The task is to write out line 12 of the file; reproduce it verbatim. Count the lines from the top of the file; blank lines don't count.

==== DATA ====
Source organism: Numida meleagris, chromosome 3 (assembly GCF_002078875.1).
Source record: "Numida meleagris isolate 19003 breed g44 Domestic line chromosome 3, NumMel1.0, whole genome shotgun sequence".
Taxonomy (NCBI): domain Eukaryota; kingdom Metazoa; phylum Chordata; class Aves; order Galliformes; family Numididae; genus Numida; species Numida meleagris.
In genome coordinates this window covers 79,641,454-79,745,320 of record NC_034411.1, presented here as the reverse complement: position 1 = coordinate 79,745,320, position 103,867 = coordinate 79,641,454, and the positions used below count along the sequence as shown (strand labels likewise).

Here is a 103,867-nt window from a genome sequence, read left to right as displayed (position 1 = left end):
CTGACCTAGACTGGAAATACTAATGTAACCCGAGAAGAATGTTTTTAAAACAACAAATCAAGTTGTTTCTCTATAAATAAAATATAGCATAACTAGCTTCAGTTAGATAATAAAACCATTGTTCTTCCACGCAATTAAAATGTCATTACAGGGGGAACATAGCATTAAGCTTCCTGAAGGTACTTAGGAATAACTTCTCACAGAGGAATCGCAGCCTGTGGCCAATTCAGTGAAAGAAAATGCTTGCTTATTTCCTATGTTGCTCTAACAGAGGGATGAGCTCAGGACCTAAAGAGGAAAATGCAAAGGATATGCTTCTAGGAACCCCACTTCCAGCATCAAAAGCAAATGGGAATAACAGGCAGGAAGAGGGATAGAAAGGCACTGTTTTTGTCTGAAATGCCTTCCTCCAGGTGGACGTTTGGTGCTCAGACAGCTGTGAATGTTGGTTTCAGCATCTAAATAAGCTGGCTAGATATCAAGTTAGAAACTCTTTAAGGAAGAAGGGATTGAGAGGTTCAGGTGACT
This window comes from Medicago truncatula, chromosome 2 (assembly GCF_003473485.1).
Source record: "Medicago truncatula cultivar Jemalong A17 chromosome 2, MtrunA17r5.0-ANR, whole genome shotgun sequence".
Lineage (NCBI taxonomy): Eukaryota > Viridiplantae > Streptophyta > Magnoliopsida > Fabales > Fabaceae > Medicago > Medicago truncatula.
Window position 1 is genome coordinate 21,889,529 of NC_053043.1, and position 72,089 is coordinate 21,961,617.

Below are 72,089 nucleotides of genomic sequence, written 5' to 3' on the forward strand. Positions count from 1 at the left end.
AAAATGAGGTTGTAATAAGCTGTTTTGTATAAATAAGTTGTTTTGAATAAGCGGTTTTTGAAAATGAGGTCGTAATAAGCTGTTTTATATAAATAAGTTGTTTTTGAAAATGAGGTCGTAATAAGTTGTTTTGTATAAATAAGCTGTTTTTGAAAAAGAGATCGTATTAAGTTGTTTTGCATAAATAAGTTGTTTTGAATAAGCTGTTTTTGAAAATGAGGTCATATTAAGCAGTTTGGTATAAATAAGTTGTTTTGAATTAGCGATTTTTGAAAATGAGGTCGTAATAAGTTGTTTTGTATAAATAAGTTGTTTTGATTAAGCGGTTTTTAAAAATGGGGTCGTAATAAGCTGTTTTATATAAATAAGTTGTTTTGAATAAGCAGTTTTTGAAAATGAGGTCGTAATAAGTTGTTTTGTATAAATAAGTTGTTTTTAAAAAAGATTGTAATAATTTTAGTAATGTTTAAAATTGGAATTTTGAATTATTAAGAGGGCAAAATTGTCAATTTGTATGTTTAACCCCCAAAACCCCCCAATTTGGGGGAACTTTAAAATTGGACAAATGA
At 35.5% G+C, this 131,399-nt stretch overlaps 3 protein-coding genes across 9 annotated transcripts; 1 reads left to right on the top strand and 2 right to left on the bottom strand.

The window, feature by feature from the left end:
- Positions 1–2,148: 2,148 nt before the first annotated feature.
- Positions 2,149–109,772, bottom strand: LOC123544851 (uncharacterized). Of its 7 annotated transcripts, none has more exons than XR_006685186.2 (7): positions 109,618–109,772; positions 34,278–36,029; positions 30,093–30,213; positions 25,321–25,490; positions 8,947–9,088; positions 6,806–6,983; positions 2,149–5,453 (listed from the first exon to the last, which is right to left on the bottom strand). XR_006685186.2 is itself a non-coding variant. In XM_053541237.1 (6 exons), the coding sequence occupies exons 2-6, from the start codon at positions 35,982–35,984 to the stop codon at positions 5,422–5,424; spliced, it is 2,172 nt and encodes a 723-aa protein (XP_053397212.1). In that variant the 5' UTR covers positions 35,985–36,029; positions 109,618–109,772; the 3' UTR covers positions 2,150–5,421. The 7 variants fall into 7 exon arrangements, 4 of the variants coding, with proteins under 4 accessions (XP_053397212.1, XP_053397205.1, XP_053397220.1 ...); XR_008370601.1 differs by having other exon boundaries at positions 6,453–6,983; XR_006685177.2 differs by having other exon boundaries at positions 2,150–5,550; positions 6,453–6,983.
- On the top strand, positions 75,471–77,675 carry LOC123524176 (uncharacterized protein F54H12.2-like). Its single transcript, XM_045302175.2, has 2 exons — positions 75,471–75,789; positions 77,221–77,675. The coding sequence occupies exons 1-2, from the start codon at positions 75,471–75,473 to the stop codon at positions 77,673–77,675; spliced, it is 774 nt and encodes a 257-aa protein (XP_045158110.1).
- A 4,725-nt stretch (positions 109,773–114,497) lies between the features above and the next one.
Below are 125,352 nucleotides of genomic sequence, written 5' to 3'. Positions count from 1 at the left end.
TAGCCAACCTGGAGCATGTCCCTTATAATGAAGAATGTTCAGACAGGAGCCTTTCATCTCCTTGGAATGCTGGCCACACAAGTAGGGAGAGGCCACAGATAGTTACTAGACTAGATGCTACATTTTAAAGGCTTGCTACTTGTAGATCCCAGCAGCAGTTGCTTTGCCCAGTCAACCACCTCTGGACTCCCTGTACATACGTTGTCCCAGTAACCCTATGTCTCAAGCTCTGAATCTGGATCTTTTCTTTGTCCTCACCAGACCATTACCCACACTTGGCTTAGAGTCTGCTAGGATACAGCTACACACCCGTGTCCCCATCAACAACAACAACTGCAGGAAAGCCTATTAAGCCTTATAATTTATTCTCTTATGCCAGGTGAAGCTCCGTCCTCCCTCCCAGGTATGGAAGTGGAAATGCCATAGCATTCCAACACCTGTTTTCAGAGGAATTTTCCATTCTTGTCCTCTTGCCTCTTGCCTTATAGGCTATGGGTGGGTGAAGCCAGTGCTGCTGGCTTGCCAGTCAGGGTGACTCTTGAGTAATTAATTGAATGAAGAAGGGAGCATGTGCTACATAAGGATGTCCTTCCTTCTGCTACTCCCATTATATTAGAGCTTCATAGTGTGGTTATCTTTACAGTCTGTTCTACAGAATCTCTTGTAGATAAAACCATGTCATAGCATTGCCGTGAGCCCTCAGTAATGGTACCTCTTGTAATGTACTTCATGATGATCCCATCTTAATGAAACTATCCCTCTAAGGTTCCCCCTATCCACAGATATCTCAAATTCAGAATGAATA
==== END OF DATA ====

AAAATGAGGTTGTAATAAGCTGTTTTGTATAAATAAGTTGTTTTGAATAAGCGGTTTTTGAAAATGAGGTCGTAATAAGCTGTTTTATATAAATAAGTTGTTTTTGAAAATGAGGTCGTAATAAGTTGTTTTGTATAAATAAGCTGTTTTTGAAAAAGAGATCGTATTAAGTTGTTTTGCATAAATAAGTTGTTTTGAATAAGCTGTTTTTGAAAATGAGGTCATATTAAGCAGTTTGGTATAAATAAGTTGTTTTGAATTAGCGATTTTTGAAAATGAGGTCGTAATAAGTTGTTTTGTATAAATAAGTTGTTTTGATTAAGCGGTTTTTAAAAATGGGGTCGTAATAAGCTGTTTTATATAAATAAGTTGTTTTGAATAAGCAGTTTTTGAAAATGAGGTCGTAATAAGTTGTTTTGTATAAATAAGTTGTTTTTAAAAAAGATTGTAATAATTTTAGTAATGTTTAAAATTGGAATTTTGAATTATTAAGAGGGCAAAATTGTCAATTTGTATGTTTAACCCCCAAAACCCCCCAATTTGGGGGAACTTTAAAATTGGACAAATGA